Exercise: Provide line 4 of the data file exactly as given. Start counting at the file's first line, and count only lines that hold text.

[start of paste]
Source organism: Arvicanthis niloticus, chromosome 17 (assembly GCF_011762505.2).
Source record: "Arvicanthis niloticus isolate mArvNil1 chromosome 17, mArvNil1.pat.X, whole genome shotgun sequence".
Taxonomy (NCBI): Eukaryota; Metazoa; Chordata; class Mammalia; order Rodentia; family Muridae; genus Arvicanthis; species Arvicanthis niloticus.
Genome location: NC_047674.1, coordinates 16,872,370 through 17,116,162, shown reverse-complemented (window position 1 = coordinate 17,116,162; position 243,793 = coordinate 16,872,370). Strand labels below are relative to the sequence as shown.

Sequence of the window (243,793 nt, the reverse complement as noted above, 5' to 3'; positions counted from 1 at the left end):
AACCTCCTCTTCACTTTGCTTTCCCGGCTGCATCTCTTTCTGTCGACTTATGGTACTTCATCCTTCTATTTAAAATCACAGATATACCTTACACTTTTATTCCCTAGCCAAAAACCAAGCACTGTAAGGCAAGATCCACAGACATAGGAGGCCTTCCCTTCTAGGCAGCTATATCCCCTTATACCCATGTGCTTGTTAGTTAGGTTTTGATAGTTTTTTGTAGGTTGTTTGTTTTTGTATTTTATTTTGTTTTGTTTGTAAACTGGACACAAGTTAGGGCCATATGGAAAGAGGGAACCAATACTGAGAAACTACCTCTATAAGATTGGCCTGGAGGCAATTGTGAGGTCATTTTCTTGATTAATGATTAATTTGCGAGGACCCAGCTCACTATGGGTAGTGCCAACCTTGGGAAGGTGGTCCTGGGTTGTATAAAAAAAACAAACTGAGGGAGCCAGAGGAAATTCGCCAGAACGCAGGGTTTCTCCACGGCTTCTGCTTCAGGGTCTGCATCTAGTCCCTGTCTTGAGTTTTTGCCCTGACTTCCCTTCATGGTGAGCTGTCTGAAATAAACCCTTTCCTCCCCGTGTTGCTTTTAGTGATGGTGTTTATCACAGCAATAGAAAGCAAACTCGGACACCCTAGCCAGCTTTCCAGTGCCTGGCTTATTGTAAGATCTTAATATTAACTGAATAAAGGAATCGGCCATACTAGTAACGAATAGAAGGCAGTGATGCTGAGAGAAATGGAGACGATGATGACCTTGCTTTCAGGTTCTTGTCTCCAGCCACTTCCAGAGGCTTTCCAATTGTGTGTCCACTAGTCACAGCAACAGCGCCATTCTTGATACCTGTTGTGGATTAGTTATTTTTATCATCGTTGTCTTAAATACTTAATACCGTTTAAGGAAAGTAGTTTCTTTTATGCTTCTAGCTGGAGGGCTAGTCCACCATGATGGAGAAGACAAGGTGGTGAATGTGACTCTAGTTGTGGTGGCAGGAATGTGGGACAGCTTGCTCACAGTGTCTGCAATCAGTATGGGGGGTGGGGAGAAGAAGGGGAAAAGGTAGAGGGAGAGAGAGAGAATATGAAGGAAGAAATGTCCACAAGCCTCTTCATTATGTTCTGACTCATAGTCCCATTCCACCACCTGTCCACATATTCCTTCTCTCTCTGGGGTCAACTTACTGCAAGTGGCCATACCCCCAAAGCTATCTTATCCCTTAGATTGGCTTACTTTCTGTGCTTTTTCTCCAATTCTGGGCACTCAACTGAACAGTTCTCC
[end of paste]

Genome location: NC_047674.1, coordinates 16,872,370 through 17,116,162, shown reverse-complemented (window position 1 = coordinate 17,116,162; position 243,793 = coordinate 16,872,370). Strand labels below are relative to the sequence as shown.